I have until Summer and Im already freaking out:)
 
 

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I have until Summer and Im already freaking out:)

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  • 1 Post By beau159
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    12-29-2013, 09:02 PM
  #1
Green Broke
Arrow I have until Summer and Im already freaking out:)

Im showing Sunny at fair next year. I believe I will only do showmanship in hand.. (halter class) but not quite sure. Needless to say.. I am a bit freaked out lol. My 4H group DOESN'T have a horse leader.. So I am doing that with the help of my friends and their parents.. ekk..

Is the a set pattern? And What type of things do I need to teach Sunny..

Different requirements for showing? Thanks for the help:)
     
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    12-30-2013, 11:00 AM
  #2
Green Broke
Showmanship and Halter are two different classes. Which will you be doing?

I've read this blog before on Showmanship, and I found it very helpful.
Success In The Show Pen: Training the Showmanship Horse (Updated)


Showmanship you will lead your horse through a set pattern. The pattern will be at least posted that morning. If it's just local level stuff, it would probably be something simple such as walk from cone A to cone B, trot from cone B to cone C. Stop at cone C. Back up 3 feet. Set for the judge. Pivot 360. Line up. (The pattern you see her do on that blog video is for higher level competition. You won't do anything that complicated at a local level.)

They will have some sort of drawing or picture to go with the instructions.

In showmanship, NEVER touch your horse with your hands.

Take the time every single day to train your horse to "set up" for the judge. Don't spend a ton of time in the show ring trying to get it perfect. My personal rule is to keep it well under 10 seconds. Set the back feet first, and then the front.

Keep the 4 quadrant rule. So if the judge is in a front quarter of your horse (let's say front right shoulder) then you should also be in front on the opposite side (let's say left front). If the judge is in the back quarter of your horse, then you need to be on the SAME side in the front. Keep your movements brisk and sharp in 1 or 2 steps.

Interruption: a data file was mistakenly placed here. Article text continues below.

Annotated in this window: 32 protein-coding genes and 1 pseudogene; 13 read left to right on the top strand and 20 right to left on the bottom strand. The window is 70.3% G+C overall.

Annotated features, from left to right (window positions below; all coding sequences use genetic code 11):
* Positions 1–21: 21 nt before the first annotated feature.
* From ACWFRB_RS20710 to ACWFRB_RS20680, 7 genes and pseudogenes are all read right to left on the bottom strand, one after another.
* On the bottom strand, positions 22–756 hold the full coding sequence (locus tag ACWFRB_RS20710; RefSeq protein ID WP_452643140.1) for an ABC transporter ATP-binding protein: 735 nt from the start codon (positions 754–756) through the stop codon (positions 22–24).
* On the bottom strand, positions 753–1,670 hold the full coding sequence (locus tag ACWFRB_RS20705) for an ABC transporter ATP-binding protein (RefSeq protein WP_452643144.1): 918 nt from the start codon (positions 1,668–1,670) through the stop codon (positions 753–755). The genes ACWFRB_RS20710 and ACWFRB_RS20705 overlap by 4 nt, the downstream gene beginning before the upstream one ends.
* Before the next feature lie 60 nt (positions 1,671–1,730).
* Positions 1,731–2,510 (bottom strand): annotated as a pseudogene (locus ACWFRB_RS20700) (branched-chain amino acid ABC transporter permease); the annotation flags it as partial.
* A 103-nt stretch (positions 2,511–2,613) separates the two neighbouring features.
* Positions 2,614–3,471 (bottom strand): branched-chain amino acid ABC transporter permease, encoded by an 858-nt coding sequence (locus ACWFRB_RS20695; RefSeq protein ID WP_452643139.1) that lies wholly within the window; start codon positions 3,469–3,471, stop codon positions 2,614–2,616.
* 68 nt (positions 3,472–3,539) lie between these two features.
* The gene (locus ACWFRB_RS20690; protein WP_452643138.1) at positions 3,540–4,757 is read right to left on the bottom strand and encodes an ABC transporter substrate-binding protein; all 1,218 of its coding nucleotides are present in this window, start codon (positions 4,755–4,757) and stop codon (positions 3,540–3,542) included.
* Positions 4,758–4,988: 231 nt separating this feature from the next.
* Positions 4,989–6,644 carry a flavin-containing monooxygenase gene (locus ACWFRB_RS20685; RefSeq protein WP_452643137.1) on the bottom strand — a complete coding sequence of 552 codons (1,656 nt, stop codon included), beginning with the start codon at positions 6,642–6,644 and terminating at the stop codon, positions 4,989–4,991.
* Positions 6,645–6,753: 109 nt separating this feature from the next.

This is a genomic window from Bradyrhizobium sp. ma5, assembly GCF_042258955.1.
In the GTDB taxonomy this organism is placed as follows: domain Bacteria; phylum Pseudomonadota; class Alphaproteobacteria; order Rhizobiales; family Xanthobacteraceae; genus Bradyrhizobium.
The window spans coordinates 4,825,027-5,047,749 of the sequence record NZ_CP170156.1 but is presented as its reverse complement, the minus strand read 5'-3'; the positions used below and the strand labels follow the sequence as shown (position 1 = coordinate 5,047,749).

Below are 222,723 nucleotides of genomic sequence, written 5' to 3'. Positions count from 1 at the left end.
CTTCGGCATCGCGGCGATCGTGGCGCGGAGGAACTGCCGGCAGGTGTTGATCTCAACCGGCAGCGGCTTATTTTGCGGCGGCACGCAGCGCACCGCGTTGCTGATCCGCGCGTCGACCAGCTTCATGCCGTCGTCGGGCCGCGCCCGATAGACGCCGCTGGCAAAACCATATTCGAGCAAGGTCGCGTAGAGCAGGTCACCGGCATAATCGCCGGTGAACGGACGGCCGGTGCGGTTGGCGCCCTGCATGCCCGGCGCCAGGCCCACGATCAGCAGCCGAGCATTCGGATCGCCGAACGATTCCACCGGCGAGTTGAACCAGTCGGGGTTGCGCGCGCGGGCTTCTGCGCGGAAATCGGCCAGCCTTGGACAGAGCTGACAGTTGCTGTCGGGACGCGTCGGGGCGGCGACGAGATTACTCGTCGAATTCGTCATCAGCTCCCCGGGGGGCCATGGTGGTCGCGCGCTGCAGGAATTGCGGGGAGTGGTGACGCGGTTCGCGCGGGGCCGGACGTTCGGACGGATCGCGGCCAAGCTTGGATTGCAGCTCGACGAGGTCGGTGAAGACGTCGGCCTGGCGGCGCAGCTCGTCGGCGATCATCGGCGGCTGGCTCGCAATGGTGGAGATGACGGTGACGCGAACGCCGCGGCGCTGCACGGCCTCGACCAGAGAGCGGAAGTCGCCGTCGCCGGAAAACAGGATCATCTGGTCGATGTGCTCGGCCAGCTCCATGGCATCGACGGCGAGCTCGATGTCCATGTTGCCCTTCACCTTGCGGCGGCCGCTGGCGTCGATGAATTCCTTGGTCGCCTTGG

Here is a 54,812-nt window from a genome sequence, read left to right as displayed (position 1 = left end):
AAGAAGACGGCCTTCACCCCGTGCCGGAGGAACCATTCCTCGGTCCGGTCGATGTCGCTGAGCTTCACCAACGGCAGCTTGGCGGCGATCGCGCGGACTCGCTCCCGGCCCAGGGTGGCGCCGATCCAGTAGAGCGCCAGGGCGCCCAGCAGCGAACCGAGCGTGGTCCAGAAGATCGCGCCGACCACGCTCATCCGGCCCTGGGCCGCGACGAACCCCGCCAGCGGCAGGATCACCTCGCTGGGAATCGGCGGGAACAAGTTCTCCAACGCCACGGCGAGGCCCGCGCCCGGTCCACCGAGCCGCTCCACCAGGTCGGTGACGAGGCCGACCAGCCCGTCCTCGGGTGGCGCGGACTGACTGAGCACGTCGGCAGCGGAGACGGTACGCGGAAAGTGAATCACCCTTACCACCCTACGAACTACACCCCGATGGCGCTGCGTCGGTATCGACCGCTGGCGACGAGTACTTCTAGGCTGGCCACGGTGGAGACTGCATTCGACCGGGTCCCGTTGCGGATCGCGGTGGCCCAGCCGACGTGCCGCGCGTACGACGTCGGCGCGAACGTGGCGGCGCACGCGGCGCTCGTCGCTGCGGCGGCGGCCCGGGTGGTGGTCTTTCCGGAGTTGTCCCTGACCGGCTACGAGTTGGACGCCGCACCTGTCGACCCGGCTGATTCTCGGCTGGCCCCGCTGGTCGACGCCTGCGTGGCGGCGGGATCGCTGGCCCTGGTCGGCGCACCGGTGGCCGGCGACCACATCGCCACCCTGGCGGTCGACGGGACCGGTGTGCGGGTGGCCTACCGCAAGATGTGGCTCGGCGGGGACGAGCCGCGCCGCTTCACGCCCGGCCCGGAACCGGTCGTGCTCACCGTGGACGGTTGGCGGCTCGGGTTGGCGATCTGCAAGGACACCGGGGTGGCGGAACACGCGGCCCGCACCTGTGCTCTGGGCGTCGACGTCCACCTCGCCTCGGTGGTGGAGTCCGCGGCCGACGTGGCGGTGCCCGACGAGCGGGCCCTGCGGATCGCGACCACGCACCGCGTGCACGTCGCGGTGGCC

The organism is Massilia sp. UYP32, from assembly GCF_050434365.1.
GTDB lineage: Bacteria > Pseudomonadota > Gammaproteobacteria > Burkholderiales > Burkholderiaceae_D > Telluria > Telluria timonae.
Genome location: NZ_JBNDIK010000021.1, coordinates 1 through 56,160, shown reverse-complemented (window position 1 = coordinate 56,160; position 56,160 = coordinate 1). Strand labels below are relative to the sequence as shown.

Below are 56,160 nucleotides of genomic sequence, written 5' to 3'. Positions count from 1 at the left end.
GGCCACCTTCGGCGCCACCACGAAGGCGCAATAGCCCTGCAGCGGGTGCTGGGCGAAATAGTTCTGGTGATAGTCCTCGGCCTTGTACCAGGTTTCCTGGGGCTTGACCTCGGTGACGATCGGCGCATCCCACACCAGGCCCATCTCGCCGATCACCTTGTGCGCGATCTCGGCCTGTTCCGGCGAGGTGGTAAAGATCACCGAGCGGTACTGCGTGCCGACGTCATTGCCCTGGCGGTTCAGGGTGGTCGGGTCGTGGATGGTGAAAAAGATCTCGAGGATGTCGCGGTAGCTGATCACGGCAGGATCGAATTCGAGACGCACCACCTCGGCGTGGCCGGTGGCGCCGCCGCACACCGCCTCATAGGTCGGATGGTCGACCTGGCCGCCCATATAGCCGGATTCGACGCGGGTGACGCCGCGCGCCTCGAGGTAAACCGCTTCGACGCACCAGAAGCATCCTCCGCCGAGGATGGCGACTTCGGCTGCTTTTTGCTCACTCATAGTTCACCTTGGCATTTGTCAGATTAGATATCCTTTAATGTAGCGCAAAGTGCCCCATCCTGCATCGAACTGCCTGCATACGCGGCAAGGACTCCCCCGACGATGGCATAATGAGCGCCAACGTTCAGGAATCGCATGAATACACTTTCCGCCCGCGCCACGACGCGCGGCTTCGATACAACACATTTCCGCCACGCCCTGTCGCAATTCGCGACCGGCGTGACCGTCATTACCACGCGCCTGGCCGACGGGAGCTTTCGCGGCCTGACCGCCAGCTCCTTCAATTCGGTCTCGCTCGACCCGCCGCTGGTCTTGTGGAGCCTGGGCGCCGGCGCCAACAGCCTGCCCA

Always smile at the judge.

Pivoting is the hardest and takes lots of practice, but you will always pivot your horse clockwise, with you on your horses left side.

When stopping at cones, always stop so that the cone is in the center of your horse's body. Make sure you stay far enough away from the cones so that if you do a pivot, you won't walk on top of it when you come around.

So you'll want to teach Sunny to stand calmly when you ask, trot easily in hand, and stop easily. You'll also want to teach her to pivot around her inside hind foot.

Showmanship, you are judged on how "invisible" your cues to the horse are, and how you can handle/control your horse on the ground.

Halter classes are a little different. The handler is not judged, but the horse is. But of course, you don't want your horse prancing around like an idiot, because the judge won't get a good look at the horse. So you'll still want to teach your horse the same fundamentals for good handling, so you can show off the horse's conformation the best.

Technically, you CAN touch your horse in halter classes. But it's not as professional-looking so I wouldn't recommend it.

Same 4-quadrant rule still applies in halter. Setting up your horse still applies because you want your horse to look their best.

The "pattern" will often be walking toward the judge, then trotting toward. Set up and be inspected. And then trot away from the judge to line up. Or something to that effect. They should post that for you the day of the show.
amberly likes this.
     
    12-30-2013, 11:07 AM
  #3
Green Broke
Also, read the rule book. I was pinned last in my class because I was wearing spurs in my class. I had just hopped off riding my horse and literally rushed into showmanship. The judge spoke with me privately after and said I was top 3 but the rule book says spurs are not appropriate attire for the class. It was a very stupid thing to lose over.
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beau159 and amberly like this.
     
    12-30-2013, 12:12 PM
  #4
Started
I agree with everything beau has said. That is exactly what I would have said, hehe!!